Dissolution is the legal termination of a corporation, that is, the end of the existence of a corporation. There are a number of reasons for wanting to dissolve a nonprofit corporation. Perhaps the goals of the organization have been reached and it is no longer useful, or perhaps the members are simply no longer interested in pursuing the corporation’s mission. No matter the reason, there are steps to be followed.
Dissolving a Nonprofit Corporation
The rules for dissolving a corporation are found in the law under which it was created. In the case of federal nonprofit corporations, the applicable law is the Canada Not-for-profit Corporations Act. In the case of a corporation created under a provincial law, the steps to follow are similar but not exactly the same, and are detailed in the applicable provincial legislation. The dissolution process begins with the corporation’s members who must approve the dissolution by way of a special resolution. If the corporation does not have members, then the directors can pass a resolution to authorize its dissolution. The dissolution process then proceeds in one of two ways:If the corporation has no property or liabilities, it can immediately apply to Corporations Canada for a certificate of dissolution. If the corporation owns property and has liabilities, it must first be liquidated, which means its liabilities must all be paid and its remaining assets be distributed in accordance with its articles of incorporation and the law. If a corporation wants to notify the public that it is no longer carrying on business and is in the process of liquidation with an eventual dissolution, it can apply for a Certificate of Intent to Dissolve. When such a certificate is issued, the corporation must cease all of its activities and only proceed to its liquidation, including giving notice to its creditors of its intentions. To complete the dissolution, the company must obtain a Certificate of Dissolution from Corporations Canada. To do so, it must file Form 4017 Articles of Dissolution. There is no filing fee.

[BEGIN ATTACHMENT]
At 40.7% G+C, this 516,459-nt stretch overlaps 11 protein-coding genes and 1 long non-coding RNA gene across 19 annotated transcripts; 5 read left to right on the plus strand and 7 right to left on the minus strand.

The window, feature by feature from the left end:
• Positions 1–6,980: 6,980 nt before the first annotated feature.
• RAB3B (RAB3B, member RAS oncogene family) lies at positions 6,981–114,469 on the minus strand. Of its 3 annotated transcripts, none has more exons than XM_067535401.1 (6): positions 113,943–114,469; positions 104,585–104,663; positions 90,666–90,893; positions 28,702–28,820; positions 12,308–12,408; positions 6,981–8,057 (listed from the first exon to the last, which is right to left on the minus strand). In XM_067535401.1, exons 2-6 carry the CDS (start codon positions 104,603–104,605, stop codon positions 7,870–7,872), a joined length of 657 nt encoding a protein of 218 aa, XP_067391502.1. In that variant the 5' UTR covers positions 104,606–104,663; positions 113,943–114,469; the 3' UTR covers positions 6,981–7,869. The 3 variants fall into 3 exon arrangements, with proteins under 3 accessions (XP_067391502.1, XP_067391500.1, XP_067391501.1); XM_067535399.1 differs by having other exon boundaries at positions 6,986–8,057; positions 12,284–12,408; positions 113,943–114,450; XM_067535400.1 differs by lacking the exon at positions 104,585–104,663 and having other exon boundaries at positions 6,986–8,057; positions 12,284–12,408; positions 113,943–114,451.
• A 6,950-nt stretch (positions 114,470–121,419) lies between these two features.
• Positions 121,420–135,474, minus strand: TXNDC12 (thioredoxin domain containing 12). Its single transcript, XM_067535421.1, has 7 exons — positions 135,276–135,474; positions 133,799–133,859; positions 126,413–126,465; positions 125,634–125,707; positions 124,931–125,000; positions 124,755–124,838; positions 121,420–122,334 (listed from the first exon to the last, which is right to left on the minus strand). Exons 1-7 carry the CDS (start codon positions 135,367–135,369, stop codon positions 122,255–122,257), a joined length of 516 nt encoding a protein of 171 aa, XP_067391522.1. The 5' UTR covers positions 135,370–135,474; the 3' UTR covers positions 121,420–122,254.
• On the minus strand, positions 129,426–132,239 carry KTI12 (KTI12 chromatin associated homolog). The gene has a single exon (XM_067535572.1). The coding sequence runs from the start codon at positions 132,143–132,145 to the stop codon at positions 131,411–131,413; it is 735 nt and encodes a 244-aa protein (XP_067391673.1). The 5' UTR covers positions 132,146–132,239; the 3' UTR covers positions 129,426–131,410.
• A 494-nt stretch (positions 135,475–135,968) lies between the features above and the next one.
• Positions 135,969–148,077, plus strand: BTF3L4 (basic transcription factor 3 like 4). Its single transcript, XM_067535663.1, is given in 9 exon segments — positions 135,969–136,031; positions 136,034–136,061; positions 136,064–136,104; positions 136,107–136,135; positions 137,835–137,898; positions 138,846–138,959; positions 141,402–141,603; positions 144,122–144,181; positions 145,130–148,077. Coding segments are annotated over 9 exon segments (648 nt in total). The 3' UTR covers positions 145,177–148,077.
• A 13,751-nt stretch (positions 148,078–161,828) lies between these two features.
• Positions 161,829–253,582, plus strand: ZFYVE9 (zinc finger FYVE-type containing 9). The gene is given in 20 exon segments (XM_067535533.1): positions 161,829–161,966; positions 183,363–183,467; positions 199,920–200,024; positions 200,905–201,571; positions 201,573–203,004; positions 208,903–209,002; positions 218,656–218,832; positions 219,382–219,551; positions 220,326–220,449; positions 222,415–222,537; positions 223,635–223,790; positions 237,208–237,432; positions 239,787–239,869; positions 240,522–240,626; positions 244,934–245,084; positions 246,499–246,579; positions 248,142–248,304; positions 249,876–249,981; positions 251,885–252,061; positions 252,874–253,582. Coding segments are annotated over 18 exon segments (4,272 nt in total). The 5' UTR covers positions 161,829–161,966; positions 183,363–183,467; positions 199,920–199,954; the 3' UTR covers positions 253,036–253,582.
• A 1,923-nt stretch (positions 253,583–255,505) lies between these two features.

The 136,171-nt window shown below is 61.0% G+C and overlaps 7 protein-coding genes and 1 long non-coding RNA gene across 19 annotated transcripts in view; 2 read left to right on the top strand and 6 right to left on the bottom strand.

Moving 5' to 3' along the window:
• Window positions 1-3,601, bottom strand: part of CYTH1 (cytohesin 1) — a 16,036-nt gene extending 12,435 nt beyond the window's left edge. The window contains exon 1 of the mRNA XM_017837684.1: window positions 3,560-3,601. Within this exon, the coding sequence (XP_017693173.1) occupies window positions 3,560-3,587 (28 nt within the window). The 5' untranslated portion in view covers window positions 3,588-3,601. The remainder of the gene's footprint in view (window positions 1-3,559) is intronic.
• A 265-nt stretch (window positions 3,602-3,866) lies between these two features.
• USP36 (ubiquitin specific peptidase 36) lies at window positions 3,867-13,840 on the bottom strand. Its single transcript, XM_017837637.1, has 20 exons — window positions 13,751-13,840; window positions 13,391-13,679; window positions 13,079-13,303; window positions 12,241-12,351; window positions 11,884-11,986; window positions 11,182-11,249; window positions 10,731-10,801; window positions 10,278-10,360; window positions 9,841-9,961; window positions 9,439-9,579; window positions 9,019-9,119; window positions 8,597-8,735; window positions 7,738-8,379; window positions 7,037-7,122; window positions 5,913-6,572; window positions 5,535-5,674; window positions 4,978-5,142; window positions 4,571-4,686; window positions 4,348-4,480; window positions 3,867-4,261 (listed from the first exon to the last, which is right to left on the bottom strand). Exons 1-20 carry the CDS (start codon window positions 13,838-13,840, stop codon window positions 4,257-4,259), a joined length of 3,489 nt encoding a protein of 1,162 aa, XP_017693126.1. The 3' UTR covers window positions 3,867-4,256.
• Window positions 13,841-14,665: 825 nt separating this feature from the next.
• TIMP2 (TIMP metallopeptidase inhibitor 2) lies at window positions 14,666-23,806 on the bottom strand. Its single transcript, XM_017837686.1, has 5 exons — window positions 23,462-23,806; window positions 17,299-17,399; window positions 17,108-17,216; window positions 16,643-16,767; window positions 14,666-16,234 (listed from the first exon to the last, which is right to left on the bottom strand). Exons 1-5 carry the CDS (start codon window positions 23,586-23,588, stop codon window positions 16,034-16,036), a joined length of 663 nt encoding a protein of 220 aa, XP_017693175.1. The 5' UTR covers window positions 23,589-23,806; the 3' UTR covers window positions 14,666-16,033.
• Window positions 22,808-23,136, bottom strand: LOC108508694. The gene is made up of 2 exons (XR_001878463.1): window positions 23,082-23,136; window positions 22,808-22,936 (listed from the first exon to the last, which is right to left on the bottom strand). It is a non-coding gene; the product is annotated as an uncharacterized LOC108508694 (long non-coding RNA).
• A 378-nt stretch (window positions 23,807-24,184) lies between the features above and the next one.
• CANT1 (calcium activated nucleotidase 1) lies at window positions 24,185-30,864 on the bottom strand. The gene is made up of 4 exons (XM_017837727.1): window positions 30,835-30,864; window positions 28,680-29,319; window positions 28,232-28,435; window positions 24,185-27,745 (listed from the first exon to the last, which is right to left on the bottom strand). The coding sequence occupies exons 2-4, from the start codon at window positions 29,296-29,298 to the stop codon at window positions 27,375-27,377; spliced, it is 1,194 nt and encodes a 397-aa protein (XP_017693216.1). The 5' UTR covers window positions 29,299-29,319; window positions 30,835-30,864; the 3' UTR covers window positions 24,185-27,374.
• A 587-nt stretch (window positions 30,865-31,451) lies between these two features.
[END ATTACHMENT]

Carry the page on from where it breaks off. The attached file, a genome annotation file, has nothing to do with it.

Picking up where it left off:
Restrictions on the Distribution of Property
During the liquidation process that is essential to the dissolution of the corporation, the distribution of property by certain nonprofit corporations is subject to important restrictions. Namely, corporations that qualify as registered charities and soliciting corporations, for example, those that are publicly funded, cannot distribute their assets to their members. They must distribute them only to qualified donees, as that term is defined in the Income Tax Act. Failure to do so can result in serious penalties and personal liabilities for the directors or anyone else who authorizes such an asset distribution. All other corporations have no restrictions on how the remaining property of the corporation is distributed on liquidation. For example, the property could be distributed among the members, as long as all of the company’s creditors have been paid in full.